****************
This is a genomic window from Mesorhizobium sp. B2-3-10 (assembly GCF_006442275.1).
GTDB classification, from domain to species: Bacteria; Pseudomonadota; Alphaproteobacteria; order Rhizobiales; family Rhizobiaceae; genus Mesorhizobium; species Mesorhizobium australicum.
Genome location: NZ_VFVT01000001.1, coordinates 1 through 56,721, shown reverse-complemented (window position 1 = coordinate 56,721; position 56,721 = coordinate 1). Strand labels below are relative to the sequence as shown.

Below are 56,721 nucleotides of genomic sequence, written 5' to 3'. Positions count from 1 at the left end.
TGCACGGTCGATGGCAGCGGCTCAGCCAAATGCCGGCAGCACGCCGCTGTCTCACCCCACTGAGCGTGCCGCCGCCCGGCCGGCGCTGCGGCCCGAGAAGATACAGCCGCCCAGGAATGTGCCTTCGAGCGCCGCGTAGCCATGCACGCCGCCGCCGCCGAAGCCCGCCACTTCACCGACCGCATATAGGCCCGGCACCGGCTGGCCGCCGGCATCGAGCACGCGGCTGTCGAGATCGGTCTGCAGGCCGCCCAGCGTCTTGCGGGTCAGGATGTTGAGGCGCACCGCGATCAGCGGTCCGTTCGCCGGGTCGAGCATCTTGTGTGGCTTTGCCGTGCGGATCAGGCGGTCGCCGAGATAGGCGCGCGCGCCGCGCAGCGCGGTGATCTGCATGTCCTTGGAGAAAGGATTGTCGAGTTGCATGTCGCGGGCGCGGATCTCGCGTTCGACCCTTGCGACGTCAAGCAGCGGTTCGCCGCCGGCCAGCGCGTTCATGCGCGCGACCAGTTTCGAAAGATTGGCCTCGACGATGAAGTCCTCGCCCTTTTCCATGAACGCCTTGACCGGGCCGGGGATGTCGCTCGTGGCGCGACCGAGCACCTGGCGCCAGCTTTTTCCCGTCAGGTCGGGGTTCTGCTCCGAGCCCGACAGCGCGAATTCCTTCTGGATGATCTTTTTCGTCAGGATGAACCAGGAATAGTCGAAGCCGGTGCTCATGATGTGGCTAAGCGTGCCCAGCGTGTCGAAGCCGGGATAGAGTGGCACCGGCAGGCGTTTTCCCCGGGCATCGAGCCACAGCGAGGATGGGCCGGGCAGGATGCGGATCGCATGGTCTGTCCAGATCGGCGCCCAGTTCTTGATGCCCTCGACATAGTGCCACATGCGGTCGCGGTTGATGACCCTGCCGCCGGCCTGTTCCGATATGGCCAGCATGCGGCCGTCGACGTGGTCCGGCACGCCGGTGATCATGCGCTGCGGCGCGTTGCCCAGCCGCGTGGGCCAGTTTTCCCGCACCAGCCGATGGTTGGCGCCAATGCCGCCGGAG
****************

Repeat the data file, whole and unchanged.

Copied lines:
This is a genomic window from Mesorhizobium sp. B2-3-10 (assembly GCF_006442275.1).
GTDB classification, from domain to species: Bacteria; Pseudomonadota; Alphaproteobacteria; order Rhizobiales; family Rhizobiaceae; genus Mesorhizobium; species Mesorhizobium australicum.
Genome location: NZ_VFVT01000001.1, coordinates 1 through 56,721, shown reverse-complemented (window position 1 = coordinate 56,721; position 56,721 = coordinate 1). Strand labels below are relative to the sequence as shown.

Below are 56,721 nucleotides of genomic sequence, written 5' to 3'. Positions count from 1 at the left end.
TGCACGGTCGATGGCAGCGGCTCAGCCAAATGCCGGCAGCACGCCGCTGTCTCACCCCACTGAGCGTGCCGCCGCCCGGCCGGCGCTGCGGCCCGAGAAGATACAGCCGCCCAGGAATGTGCCTTCGAGCGCCGCGTAGCCATGCACGCCGCCGCCGCCGAAGCCCGCCACTTCACCGACCGCATATAGGCCCGGCACCGGCTGGCCGCCGGCATCGAGCACGCGGCTGTCGAGATCGGTCTGCAGGCCGCCCAGCGTCTTGCGGGTCAGGATGTTGAGGCGCACCGCGATCAGCGGTCCGTTCGCCGGGTCGAGCATCTTGTGTGGCTTTGCCGTGCGGATCAGGCGGTCGCCGAGATAGGCGCGCGCGCCGCGCAGCGCGGTGATCTGCATGTCCTTGGAGAAAGGATTGTCGAGTTGCATGTCGCGGGCGCGGATCTCGCGTTCGACCCTTGCGACGTCAAGCAGCGGTTCGCCGCCGGCCAGCGCGTTCATGCGCGCGACCAGTTTCGAAAGATTGGCCTCGACGATGAAGTCCTCGCCCTTTTCCATGAACGCCTTGACCGGGCCGGGGATGTCGCTCGTGGCGCGACCGAGCACCTGGCGCCAGCTTTTTCCCGTCAGGTCGGGGTTCTGCTCCGAGCCCGACAGCGCGAATTCCTTCTGGATGATCTTTTTCGTCAGGATGAACCAGGAATAGTCGAAGCCGGTGCTCATGATGTGGCTAAGCGTGCCCAGCGTGTCGAAGCCGGGATAGAGTGGCACCGGCAGGCGTTTTCCCCGGGCATCGAGCCACAGCGAGGATGGGCCGGGCAGGATGCGGATCGCATGGTCTGTCCAGATCGGCGCCCAGTTCTTGATGCCCTCGACATAGTGCCACATGCGGTCGCGGTTGATGACCCTGCCGCCGGCCTGTTCCGATATGGCCAGCATGCGGCCGTCGACGTGGTCCGGCACGCCGGTGATCATGCGCTGCGGCGCGTTGCCCAGCCGCGTGGGCCAGTTTTCCCGCACCAGCCGATGGTTGGCGCCAATGCCGCCGGAG